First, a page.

It’s so easy to take where we live for granted; postcodes where a young parents’ challenge is electing which reputable school their child will attend – Double Bay, Bondi or Paddington.

Owner/Founder of PALOMA Salon, Paloma Rose Garcia

Paloma Rose Garcia uses her influence not for likes but for the greater good. Her latest foray? Aiding Literacy for Freedom.

A woman notorious for aligning words with action, Paloma has long been a creative for change. Nothing to do with a charity pitch primed for PR (and profit) – rather thoughtful, carefully considered alliances the businesswoman feels connected to.

Previous efforts include joining Paul and Ewelina Frasca at Sustainable Salons to help the homeless, and then at the Kings Cross shelter last Christmas, again in support of the less fortunate.

Paloma’s latest emotional investment is one that, as a mother, rings close to home. A passion that before landing in Hobart for the deep, dark and notoriously twisted Dark Mofo, was unapparent.

“I am so thrilled to support the amazing foundation that is The Australian Literacy and Numeracy Foundation (ANLF). Upon visiting Dark Mofo recently, I was exposed to a lot of indigenous artworks and learnt more about the colonization of Australia,” starts Paloma.

“I had been thinking about who I wanted to help next, and suddenly it became clear: I want to help indigenous people as much as possible.”

The ALNF is ‘dedicated to raising language, literacy and numeracy standards across Australia; funds to develop, implement and sustain innovative projects for individuals, families and communities.’

According to Paloma, while language and numeracy standard is a more common problem amongst the indigenous and refugees, there are rural schools with just a 14% literacy success rate.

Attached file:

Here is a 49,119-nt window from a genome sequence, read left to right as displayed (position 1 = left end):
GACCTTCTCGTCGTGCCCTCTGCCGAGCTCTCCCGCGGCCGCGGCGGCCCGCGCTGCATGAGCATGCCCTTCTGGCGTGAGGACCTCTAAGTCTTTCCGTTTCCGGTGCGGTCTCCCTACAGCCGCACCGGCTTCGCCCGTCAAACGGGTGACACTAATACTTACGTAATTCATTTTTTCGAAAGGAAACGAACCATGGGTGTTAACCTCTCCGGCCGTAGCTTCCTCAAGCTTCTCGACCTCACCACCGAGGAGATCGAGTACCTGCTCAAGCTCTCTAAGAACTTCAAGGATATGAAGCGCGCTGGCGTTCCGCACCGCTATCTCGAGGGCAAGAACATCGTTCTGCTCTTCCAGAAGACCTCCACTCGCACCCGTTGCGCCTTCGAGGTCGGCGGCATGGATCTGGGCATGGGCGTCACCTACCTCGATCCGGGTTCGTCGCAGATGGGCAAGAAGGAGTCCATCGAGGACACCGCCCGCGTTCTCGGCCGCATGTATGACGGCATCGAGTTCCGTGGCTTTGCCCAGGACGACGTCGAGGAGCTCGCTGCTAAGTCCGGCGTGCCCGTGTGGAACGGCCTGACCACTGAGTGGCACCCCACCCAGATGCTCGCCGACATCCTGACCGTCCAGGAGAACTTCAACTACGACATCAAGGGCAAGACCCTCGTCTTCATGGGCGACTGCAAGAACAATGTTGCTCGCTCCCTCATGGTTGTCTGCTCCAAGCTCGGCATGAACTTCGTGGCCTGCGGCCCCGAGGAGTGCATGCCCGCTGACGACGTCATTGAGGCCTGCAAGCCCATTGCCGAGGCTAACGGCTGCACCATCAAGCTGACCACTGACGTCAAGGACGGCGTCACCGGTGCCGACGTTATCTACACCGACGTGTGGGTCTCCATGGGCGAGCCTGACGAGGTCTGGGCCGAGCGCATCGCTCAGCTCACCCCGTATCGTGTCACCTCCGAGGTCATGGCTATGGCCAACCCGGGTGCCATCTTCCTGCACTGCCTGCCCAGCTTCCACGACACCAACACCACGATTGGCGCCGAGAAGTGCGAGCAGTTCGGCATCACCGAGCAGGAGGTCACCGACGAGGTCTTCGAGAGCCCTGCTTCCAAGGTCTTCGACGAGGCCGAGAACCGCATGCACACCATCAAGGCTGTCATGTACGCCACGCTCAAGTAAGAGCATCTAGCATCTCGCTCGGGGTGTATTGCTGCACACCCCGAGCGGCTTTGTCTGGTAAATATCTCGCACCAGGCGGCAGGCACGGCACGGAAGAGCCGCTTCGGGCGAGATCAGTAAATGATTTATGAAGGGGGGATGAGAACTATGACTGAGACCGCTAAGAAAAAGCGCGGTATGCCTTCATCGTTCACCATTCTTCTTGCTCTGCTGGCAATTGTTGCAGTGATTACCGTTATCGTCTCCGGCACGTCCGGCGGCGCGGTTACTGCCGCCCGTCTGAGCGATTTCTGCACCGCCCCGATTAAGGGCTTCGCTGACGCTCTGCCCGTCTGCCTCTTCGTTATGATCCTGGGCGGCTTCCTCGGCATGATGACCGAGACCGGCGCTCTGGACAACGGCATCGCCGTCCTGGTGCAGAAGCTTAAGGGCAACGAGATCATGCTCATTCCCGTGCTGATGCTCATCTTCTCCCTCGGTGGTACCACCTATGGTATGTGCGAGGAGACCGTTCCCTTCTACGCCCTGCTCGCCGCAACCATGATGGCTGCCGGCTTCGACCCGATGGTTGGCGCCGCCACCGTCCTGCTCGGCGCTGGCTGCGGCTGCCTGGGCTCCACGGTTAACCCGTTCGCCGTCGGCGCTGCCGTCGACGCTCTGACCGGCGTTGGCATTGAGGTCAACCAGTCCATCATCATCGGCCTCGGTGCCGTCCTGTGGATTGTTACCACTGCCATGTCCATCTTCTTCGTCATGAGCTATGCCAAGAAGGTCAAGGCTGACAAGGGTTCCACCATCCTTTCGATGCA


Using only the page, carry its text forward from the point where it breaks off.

“If a child isn’t literate, they can’t get a job and from there it’s a downward spiral to potential homelessness, drugs, alcohol and so on.”

“It’s so easy to take where we live for granted; postcodes where a young parents’ challenge is electing which reputable school their child will attend – Double Bay, Bondi or Paddington.”

Not one to do things halfheartedly, Paloma took the cause to the salon floor, first building awareness through the education of her team.

“I educated staff around everything I was doing with the foundation – what they do and how incredible they are. The goal, as we then built awareness among clients, was to add a $10 donation to every bill.”

While some clients decided against the donation, most were all too happy with quite a few investing $50 or more. A salon owner reading this might wonder how (when it’s hard enough for staff to recommend retail) they would be so effortless in suggesting a charitable donation.

“We devised a comfortable opening conversation about the foundation’s 20 year history and its incredible success rate. Wearing the ANLF’s T-shirts also presented the ultimate talking point in-salon, and if I could see a team member was a little uncomfortable, I was right on hand to step in and assist. By the second day it was like second nature to us all and the sense of pride and achievement in our total funds raised was overwhelming … $2.500!”

“The PALOMA team is so proud to be part of a business that gives back,” says Paloma.

And for Paloma the woman, entrepreneur and editorial stylist, it’s a proud moment to use influence for change.

“It’s so important for me to be an active citizen. I feel really passionate about making as much change as possible. If I can use any form of influence I have to make a difference, I’m happy.”

And Paloma’s next chapter for charity?

“Assisting young, indigenous women to get back into the workforce. As hairdressers, we know the power of hair – its influence on confidence, character and first impressions. Our skill is an incredible gift, and there’s nothing quite like using it to better the lives of those who need it most.”

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